Defibrillator and medical attention saved my son's life like Christian Eriksen

The horrific scenes following Christian Eriksen’s collapse during Denmark’s EURO 2020 group game with Finland on Saturday night brought back painful memories for one Northern Irish family.

Tuesday, 15th June 2021, 7:15 am
Updated Tuesday, 15th June 2021, 9:24 am

The 29-year-old had to receive lifesaving pitchside treatment after suffering a cardiac arrest as fans and players looked on in horror.

For Denis McNeill those scenes brought back vivid memories of his own “nightmare” when his son Christopher collapsed during a match some ten years ago.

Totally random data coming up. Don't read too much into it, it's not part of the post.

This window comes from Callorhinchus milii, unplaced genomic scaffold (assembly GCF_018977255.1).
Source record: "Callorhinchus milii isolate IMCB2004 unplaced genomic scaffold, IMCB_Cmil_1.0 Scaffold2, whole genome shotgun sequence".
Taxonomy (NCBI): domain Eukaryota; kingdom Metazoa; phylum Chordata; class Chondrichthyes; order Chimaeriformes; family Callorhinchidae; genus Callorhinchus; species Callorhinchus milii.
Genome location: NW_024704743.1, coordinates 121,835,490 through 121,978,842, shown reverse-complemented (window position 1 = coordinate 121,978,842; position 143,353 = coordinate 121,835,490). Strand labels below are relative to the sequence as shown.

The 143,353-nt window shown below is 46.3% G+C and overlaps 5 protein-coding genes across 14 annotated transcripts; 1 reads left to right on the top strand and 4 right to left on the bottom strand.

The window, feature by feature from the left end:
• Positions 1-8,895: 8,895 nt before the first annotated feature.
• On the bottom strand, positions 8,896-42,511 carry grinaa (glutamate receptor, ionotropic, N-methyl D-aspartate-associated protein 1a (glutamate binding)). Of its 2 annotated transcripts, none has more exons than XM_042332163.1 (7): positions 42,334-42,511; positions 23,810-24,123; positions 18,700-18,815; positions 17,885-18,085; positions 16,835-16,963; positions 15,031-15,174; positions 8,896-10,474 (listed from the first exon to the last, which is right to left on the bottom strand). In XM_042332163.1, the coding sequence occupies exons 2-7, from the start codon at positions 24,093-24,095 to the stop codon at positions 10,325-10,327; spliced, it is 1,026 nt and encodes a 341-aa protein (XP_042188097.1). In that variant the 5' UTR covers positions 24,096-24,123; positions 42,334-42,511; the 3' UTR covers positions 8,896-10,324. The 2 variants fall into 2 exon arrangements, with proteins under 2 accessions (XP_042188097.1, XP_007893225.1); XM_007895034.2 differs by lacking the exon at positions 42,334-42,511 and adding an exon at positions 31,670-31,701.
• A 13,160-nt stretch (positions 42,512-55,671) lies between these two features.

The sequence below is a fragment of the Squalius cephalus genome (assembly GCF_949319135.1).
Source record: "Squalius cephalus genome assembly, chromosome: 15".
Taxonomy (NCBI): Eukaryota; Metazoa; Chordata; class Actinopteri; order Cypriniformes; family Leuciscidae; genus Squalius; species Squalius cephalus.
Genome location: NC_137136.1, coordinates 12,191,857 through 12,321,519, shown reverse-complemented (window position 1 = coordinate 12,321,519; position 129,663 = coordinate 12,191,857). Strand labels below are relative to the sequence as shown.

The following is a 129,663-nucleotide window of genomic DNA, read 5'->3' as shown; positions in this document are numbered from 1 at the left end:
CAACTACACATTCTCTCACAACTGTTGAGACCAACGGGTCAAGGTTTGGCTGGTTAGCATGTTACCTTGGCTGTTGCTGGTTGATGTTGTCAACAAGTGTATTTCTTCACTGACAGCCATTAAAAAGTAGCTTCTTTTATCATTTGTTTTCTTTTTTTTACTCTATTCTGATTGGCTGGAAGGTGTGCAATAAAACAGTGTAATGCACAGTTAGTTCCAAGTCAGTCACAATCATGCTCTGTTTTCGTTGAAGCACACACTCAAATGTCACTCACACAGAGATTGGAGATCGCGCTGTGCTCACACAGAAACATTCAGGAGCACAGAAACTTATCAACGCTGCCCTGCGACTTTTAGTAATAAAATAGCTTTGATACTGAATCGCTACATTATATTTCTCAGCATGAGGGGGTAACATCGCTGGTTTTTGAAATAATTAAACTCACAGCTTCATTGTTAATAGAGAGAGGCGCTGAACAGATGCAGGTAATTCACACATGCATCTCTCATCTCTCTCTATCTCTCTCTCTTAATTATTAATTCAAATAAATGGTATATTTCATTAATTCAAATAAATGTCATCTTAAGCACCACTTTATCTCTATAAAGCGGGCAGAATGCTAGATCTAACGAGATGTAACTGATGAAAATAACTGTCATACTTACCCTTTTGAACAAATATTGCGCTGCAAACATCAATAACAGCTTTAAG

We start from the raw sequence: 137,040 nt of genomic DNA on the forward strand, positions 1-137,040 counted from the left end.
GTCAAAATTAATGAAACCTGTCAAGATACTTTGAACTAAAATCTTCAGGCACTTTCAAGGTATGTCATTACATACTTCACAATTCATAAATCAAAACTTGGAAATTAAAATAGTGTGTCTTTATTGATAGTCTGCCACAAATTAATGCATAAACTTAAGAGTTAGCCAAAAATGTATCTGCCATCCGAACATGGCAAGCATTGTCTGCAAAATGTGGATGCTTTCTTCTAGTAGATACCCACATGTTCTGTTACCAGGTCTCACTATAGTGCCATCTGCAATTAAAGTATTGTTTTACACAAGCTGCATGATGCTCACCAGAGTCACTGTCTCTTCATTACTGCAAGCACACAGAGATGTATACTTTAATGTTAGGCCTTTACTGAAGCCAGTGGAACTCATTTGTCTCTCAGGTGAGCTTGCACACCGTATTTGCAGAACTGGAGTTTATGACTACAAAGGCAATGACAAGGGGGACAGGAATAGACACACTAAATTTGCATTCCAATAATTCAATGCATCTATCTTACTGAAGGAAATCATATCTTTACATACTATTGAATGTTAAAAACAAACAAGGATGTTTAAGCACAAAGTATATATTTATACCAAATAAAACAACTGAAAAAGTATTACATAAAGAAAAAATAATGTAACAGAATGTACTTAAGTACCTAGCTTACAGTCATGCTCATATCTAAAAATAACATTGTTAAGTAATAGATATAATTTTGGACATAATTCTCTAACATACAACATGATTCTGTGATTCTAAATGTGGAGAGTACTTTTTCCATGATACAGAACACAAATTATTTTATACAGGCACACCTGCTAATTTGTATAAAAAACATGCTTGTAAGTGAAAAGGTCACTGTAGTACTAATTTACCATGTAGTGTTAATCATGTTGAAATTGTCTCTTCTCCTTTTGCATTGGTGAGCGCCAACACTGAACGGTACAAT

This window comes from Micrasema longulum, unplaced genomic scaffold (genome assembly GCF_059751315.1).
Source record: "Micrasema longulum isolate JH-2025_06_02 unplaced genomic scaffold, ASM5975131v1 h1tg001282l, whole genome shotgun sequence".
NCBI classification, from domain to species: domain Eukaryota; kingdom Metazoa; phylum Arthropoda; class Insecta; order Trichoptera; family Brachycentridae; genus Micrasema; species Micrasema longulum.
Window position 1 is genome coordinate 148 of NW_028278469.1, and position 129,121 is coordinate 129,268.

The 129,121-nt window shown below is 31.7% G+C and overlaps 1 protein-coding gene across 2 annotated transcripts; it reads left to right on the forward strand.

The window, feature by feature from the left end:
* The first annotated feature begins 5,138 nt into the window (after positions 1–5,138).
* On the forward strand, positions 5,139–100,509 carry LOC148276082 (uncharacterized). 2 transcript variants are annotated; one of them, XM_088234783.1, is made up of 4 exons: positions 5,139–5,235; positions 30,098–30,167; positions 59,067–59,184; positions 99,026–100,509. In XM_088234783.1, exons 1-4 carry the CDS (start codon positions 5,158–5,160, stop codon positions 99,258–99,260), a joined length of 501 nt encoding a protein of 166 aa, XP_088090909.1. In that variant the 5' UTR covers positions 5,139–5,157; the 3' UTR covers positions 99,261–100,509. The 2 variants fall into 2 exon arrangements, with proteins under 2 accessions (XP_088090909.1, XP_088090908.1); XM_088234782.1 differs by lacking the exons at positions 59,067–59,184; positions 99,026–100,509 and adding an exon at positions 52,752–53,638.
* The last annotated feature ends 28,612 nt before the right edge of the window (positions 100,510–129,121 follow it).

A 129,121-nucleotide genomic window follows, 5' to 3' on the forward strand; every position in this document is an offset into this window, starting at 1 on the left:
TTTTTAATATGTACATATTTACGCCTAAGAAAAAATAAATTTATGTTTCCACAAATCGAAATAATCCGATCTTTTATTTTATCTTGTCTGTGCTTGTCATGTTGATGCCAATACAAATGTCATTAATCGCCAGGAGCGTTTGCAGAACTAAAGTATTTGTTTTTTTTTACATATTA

The then 17-year-old was playing for County Londonderry in a Milk Cup match against County Antrim at Portstewart.

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Chris McNeill pictured with his girlfriend Zara Thom
Chris McNeill pictured with his girlfriend Zara Thom

The game had only started when Christopher fell to the ground needing urgent medical attention just like Eriksen.

Thankfully there was a doctor present that night and he was able to use a defibrillator to bring Christopher back.

Denis said the machine is a “lifesaver” and added the recent incident at the EUROs highlights the need for defibrillators to be widely available and for the general public to be trained to use them.

“It’s vital that we get this message out there,” he said.

Chris pictured with former Bolton Wanderers player Fabrice Muamba back in 2013, who also suffered a cardiac arrest on the pitch

“I think what was most horrific about the weekend incident was that it was screened live on television.